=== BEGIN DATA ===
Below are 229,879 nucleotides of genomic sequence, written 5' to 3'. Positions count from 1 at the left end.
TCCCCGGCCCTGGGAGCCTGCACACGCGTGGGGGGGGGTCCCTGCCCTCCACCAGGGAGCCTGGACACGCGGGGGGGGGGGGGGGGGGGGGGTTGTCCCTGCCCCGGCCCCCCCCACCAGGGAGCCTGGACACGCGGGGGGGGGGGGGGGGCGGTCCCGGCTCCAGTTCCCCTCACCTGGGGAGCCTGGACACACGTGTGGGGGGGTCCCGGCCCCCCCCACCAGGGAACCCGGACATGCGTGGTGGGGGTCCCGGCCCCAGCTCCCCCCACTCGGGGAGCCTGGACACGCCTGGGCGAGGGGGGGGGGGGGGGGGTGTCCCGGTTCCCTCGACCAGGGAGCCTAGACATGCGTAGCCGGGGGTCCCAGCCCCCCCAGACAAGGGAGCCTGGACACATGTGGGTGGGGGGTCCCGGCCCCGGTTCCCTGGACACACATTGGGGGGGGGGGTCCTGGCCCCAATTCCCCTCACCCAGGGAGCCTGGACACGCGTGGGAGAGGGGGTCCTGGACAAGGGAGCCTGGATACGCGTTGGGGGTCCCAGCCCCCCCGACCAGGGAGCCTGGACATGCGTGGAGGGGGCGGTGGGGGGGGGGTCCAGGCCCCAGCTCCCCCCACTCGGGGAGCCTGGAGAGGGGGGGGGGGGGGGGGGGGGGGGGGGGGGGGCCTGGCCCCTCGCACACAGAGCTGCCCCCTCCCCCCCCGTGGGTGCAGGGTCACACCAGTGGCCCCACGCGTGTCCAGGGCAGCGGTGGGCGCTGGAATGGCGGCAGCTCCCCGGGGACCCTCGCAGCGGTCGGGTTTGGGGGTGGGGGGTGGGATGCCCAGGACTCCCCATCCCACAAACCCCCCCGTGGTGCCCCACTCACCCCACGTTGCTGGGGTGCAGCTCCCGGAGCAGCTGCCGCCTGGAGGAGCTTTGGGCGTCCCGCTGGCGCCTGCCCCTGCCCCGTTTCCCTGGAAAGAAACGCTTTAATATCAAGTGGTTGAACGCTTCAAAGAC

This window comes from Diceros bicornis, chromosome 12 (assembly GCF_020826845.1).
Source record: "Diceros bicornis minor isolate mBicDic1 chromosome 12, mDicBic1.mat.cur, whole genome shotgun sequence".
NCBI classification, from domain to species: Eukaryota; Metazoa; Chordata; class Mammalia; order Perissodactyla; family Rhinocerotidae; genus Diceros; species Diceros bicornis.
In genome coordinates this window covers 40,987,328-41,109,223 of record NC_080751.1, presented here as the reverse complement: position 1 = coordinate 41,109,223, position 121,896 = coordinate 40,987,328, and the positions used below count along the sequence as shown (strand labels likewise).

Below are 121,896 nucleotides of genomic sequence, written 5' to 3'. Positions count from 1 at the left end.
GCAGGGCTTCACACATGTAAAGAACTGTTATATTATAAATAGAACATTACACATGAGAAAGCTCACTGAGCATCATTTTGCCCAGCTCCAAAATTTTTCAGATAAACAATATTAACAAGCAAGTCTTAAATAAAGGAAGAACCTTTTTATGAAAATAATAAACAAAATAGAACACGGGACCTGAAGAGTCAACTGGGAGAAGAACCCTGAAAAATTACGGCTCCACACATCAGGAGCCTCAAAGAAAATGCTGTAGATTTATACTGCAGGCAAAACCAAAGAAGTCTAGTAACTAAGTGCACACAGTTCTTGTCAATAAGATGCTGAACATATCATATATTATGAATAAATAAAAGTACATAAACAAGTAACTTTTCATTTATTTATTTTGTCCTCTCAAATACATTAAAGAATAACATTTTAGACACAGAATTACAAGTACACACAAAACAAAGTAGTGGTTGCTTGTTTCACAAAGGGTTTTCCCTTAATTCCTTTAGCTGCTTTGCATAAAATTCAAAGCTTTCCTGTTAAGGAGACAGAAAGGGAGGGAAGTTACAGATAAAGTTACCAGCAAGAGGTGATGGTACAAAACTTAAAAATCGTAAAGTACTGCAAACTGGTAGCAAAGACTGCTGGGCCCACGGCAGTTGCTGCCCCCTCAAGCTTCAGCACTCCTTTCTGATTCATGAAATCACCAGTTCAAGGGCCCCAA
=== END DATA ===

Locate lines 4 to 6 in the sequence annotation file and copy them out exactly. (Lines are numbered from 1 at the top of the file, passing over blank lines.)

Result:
Source record: "Diceros bicornis minor isolate mBicDic1 chromosome 12, mDicBic1.mat.cur, whole genome shotgun sequence".
NCBI classification, from domain to species: Eukaryota; Metazoa; Chordata; class Mammalia; order Perissodactyla; family Rhinocerotidae; genus Diceros; species Diceros bicornis.
In genome coordinates this window covers 40,987,328-41,109,223 of record NC_080751.1, presented here as the reverse complement: position 1 = coordinate 41,109,223, position 121,896 = coordinate 40,987,328, and the positions used below count along the sequence as shown (strand labels likewise).